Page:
Combine that with the massive infrastructure built to construct a voter pipeline from registration through issue advocacy to drop boxes for ballots, and the power of the Left’s institutional structure is obvious.
Can this election machinery be countered? Conservative charities mostly leave the voter registration and census turnout fields uncontested (except for occasional criticism of the left wing’s actions, which is ignored). But unilateral disarmament rarely leads to permanent peace on equal terms.
Political advocacy “innovation” has always followed the logic of an arms race. In the last century’s naval rivalries, pre-Dreadnought ships gave way to dreadnought battleships, which gave way to aircraft carriers. Likewise, the political action committee (invented by a labor union, the Congress of Industrial Organizations, to back Franklin D. Roosevelt) was copied. Similarly, the so-called “dark money” groups (mostly just 501(c)(4) advocacy organizations like Planned Parenthood and the National Rifle Association) were used by conservatives to great effect in 2010 before being copied by liberals in successive cycles. In like fashion, the Arabella Advisors model of an influence-management network has been copied, with conservative activist Leonard Leo explicitly saying he modeled the structure of his groups on Arabella’s structure.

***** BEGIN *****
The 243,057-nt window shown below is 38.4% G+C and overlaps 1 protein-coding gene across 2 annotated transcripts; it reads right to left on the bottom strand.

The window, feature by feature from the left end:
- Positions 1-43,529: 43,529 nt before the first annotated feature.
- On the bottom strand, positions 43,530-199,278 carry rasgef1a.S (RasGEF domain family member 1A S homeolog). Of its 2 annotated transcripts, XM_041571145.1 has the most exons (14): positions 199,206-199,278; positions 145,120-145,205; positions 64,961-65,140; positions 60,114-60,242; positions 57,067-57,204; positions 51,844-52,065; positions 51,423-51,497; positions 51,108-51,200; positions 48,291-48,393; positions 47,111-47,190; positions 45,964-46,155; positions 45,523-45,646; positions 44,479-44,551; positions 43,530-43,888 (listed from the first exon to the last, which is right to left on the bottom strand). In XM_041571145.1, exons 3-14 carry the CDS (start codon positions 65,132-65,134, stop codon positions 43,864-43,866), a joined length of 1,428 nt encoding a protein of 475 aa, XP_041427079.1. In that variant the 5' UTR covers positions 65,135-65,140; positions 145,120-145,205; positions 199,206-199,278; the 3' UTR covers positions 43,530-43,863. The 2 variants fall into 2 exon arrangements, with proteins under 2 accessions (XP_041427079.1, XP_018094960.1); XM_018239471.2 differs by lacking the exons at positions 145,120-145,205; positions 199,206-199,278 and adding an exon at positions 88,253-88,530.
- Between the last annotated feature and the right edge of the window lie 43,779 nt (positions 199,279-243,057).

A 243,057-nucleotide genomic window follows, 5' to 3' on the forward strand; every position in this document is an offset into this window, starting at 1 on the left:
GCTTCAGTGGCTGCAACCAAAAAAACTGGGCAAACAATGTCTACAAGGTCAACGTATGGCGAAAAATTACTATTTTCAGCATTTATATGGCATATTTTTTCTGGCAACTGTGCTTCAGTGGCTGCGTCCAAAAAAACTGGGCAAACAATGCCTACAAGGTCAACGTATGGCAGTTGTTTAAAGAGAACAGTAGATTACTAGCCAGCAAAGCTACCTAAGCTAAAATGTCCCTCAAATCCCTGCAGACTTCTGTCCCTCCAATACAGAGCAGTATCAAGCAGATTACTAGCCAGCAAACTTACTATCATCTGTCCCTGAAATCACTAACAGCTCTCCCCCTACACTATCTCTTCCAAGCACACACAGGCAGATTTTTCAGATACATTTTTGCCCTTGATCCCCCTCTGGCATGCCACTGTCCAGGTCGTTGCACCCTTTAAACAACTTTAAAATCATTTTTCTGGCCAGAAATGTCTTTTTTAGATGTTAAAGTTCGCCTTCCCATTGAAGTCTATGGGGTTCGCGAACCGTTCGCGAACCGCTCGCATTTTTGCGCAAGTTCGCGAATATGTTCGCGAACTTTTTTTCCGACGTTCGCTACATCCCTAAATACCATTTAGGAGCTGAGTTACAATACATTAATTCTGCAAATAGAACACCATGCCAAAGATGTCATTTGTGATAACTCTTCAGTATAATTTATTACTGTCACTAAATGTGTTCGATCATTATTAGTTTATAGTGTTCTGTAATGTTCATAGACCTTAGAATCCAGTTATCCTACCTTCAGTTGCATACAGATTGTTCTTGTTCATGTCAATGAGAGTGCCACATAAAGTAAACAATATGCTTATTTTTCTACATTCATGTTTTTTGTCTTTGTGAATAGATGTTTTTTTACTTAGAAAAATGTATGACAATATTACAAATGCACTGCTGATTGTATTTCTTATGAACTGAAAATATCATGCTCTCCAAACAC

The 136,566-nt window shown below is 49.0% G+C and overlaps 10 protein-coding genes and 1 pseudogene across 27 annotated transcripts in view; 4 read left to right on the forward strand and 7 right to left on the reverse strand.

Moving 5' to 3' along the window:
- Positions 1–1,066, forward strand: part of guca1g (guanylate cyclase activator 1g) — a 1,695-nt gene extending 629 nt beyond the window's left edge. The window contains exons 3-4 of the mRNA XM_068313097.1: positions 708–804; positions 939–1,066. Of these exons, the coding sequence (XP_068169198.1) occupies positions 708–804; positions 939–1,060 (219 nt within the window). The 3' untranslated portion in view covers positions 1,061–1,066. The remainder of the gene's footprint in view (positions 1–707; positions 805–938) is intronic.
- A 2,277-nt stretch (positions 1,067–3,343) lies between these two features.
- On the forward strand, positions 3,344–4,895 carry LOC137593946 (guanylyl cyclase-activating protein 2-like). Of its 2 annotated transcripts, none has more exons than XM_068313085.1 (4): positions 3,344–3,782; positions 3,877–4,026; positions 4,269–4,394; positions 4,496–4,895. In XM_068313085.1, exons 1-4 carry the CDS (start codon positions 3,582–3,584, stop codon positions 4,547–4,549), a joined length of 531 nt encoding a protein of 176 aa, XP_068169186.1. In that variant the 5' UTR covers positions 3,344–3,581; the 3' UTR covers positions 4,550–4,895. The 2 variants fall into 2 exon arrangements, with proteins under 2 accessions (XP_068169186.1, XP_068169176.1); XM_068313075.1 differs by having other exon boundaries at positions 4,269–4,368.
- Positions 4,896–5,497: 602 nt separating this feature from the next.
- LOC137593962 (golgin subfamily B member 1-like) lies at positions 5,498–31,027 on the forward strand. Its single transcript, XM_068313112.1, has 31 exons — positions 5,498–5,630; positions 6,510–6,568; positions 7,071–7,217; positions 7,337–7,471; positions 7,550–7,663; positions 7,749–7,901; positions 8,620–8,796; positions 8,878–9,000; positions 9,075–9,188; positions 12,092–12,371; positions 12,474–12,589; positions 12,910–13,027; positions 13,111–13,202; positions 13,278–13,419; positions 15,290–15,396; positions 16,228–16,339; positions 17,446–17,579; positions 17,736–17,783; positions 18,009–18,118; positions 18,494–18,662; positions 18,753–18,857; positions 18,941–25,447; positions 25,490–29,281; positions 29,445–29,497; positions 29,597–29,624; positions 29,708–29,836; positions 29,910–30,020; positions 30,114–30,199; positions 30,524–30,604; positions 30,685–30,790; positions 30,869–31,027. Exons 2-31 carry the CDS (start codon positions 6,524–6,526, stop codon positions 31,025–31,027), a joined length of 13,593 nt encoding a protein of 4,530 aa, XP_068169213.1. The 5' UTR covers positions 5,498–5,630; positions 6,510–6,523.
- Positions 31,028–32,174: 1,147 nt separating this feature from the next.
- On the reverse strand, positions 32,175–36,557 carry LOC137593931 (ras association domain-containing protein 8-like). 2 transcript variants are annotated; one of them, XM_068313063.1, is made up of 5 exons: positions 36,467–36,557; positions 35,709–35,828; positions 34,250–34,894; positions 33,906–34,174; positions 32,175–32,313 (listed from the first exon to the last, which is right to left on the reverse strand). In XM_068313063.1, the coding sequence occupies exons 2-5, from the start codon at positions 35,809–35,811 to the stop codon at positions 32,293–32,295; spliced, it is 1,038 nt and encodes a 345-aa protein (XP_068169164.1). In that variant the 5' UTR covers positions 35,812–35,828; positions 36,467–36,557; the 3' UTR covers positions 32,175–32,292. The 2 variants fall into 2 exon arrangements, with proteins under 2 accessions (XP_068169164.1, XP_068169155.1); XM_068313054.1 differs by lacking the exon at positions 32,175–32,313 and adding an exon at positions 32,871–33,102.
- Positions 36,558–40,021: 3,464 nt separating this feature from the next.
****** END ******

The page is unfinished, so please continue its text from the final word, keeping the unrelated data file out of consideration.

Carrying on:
Republicans already have begun to play the pushback game. They likely owe their House majority to successful litigation challenging Democratic gerrymanders in Maryland and New York, and Virginia Republicans who backed a ballot measure creating the state’s redistricting commission saw their gambit pay off as well. After Republicans took note of Democratic successes in state supreme courts like Pennsylvania’s, they made big, successful drives to take control of state courts in North Carolina and Ohio. But as Capital Research Center has shown, when it comes to “nonpartisan civic engagement” and charitable policy education, the conservative side is outspent nearly four-to-one. That is quite the resource gap, which means conservative donors will have a major role to play if the policies they wish to advance are to do so.